Dybbuk: A Version

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Holiday House, 2005 - Juvenile Fiction - 64 pages
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In this compelling retelling of one of the best-known stories of the Kabbalah, a promise broken comes back to haunt the richest man in town. From the moment Sender's daughter, Leah, meets Konin, a poor scholar, the two fall madly in love. Though he only wants the best for his daughter, Sender turns his back on a sacred pact made long before and promises Leah to a wealthy suitor. Konin soon dies of a broken heart but vows revenge for the injustice. When Konin's ghost returns on Leah's wedding day, he possesses the body of his destined bride and refuses to leave,no matter the cost. In Barbara Rogasky's impassioned version of this Jewish legend, featuring dramatic and evocative illustrations by Leonard Everett Fisher, love truly does conquer all.

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User Review  - raizel - LibraryThing

A retelling of the play by S. Ansky, which I started; reading a play is not the best way to appreciate it. I assume that this book is the bare bones of the story. Two people are meant to be together ... Read full review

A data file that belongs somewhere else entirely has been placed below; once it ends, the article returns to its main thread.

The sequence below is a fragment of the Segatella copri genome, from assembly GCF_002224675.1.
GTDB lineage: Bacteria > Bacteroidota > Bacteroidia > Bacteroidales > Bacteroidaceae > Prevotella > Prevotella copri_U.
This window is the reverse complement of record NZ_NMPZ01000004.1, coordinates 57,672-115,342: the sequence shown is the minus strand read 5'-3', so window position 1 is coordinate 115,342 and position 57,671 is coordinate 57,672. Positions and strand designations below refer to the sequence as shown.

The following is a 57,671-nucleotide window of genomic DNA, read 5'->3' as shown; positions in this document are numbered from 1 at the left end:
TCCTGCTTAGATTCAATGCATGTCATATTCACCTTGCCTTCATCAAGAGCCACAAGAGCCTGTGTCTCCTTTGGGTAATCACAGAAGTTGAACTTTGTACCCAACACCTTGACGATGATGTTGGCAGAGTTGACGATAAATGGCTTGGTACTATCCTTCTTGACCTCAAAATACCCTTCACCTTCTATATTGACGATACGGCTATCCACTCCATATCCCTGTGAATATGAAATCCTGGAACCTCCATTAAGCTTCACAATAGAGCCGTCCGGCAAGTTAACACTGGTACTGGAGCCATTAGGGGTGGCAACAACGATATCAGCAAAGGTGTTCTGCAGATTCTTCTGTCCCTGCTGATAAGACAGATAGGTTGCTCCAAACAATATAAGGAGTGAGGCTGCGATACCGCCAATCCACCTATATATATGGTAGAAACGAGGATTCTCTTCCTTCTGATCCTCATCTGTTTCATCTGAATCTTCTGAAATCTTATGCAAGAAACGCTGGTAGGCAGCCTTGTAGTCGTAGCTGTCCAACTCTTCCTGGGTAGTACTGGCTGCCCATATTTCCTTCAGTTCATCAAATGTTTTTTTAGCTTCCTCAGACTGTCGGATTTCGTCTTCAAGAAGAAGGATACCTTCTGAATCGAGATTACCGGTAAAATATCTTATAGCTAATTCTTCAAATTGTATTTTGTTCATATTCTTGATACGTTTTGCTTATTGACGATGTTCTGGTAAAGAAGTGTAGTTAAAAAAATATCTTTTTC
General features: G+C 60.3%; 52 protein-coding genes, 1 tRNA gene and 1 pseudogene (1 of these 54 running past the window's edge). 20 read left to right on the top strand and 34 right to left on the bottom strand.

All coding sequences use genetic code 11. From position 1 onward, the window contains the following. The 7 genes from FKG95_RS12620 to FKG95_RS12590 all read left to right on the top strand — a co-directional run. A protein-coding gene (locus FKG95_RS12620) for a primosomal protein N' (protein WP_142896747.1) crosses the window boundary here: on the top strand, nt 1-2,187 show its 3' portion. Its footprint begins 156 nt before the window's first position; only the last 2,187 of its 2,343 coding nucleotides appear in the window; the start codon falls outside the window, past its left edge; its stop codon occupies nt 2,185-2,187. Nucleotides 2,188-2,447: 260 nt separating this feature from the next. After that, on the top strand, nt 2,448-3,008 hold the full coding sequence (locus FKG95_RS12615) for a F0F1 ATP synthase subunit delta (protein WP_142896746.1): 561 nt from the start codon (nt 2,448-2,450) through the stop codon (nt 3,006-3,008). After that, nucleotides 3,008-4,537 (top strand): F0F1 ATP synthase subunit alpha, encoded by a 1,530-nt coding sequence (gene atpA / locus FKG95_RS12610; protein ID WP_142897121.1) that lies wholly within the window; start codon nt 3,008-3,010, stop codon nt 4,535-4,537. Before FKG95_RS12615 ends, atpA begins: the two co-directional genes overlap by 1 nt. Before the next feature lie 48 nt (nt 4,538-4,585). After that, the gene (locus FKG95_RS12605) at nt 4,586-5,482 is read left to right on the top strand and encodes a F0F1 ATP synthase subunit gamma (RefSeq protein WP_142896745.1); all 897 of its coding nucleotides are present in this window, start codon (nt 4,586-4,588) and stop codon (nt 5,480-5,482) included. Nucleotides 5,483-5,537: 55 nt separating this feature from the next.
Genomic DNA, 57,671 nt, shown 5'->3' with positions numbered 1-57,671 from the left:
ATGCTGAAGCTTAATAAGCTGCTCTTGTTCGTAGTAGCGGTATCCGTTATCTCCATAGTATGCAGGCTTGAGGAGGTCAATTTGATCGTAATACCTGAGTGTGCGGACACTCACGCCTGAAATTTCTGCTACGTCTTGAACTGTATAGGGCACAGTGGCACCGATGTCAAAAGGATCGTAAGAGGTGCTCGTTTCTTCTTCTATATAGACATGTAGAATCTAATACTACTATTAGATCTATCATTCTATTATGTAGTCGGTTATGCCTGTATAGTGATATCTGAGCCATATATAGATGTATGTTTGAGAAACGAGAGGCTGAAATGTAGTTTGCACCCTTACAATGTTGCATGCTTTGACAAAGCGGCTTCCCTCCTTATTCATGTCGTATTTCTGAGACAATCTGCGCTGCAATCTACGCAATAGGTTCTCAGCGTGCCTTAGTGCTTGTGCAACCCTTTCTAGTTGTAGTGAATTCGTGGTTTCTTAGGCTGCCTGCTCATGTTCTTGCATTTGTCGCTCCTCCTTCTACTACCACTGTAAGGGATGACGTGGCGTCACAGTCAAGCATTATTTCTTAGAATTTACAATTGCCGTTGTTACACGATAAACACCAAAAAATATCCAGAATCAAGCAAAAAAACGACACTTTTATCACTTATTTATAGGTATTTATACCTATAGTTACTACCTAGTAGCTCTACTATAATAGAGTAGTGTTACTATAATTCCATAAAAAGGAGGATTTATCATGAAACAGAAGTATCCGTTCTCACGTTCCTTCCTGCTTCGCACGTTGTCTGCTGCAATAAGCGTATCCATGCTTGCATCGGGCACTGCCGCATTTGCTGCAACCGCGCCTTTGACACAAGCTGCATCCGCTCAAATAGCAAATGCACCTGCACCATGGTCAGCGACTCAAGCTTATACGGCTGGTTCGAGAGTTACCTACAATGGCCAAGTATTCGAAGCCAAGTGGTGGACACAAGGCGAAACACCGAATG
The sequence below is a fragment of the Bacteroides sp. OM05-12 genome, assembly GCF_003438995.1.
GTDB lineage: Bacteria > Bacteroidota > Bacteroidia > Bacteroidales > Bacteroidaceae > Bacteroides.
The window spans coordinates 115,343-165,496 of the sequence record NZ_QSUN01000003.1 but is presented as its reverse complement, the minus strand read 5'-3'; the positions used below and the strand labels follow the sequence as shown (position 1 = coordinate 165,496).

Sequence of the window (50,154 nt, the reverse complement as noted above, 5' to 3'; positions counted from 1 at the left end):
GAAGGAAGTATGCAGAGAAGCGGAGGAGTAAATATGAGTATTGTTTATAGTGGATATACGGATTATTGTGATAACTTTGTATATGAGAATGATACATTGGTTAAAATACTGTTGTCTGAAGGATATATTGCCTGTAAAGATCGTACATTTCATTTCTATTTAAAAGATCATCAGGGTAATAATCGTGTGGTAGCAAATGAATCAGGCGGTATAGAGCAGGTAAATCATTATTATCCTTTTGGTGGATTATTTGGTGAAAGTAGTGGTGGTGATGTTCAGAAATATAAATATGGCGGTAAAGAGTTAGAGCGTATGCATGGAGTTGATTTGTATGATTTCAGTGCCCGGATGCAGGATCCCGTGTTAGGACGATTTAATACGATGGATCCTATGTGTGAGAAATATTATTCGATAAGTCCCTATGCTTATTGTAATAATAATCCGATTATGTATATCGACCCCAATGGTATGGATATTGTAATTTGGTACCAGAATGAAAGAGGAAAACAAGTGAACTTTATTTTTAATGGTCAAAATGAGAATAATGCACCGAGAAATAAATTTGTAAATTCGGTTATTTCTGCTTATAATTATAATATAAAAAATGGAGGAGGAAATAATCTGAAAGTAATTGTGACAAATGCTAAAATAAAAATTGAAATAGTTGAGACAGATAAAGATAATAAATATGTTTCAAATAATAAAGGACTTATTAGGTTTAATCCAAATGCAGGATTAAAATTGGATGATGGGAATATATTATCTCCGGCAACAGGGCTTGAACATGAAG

DYBBUK: A Version

User Review  - Jane Doe - Kirkus

From Jewish folklore comes this tale of a restless spirit that enters the body of a living being. Wealthy Sender wants the best for his daughter, Leah, and arranges a marriage with a rich man. When ... Read full review

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About the author (2005)

Barbara Rogasky's "Smoke and Ashes: The Story of the Holocaust" was called "an outstanding resource" in a Booklist starred review. She lives in Vermont.

Leonard Everett Fisher is a well-known and prolific author and illustrator of children's books. He has also written for adults and created illustrations for magazines. In addition, Fisher was dean of the Whitney School of Art and a visiting professor at a number of schools. Fisher was born in 1927 in the Bronx, New York, and started to draw as a small child. After graduating from high school, he studied at Brooklyn College and then entered the army where he worked with a mapmaker. He holds a B.F.A. and a M.F.A. from Yale University. The first book that Fisher illustrated was The Exploits of Xenophon, written by Geoffrey Household and published in 1955. Fisher then illustrated and wrote numerous books himself. He is well known for the Colonial Americans series, for the Nineteenth-Century America series for young adults, and for many other nonfiction works. He has written two works for adults-Masterpieces of American Painting (1985) and Remington and Russell (1986).

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